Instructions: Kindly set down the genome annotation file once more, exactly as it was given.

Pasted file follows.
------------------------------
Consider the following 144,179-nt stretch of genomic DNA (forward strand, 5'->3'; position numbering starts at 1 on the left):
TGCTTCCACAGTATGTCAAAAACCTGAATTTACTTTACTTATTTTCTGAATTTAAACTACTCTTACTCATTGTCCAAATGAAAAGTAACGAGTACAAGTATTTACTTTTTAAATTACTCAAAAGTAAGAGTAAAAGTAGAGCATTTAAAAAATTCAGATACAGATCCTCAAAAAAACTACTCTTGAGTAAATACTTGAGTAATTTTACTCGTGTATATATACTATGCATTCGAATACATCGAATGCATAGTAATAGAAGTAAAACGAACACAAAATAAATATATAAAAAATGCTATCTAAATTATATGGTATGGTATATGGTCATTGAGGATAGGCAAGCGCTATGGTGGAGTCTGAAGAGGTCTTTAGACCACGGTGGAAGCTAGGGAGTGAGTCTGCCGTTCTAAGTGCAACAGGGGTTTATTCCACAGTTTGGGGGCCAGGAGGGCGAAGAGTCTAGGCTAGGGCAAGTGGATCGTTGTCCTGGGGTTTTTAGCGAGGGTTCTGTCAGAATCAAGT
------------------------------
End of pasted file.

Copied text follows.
Consider the following 144,179-nt stretch of genomic DNA (forward strand, 5'->3'; position numbering starts at 1 on the left):
TGCTTCCACAGTATGTCAAAAACCTGAATTTACTTTACTTATTTTCTGAATTTAAACTACTCTTACTCATTGTCCAAATGAAAAGTAACGAGTACAAGTATTTACTTTTTAAATTACTCAAAAGTAAGAGTAAAAGTAGAGCATTTAAAAAATTCAGATACAGATCCTCAAAAAAACTACTCTTGAGTAAATACTTGAGTAATTTTACTCGTGTATATATACTATGCATTCGAATACATCGAATGCATAGTAATAGAAGTAAAACGAACACAAAATAAATATATAAAAAATGCTATCTAAATTATATGGTATGGTATATGGTCATTGAGGATAGGCAAGCGCTATGGTGGAGTCTGAAGAGGTCTTTAGACCACGGTGGAAGCTAGGGAGTGAGTCTGCCGTTCTAAGTGCAACAGGGGTTTATTCCACAGTTTGGGGGCCAGGAGGGCGAAGAGTCTAGGCTAGGGCAAGTGGATCGTTGTCCTGGGGTTTTTAGCGAGGGTTCTGTCAGAATCAAGT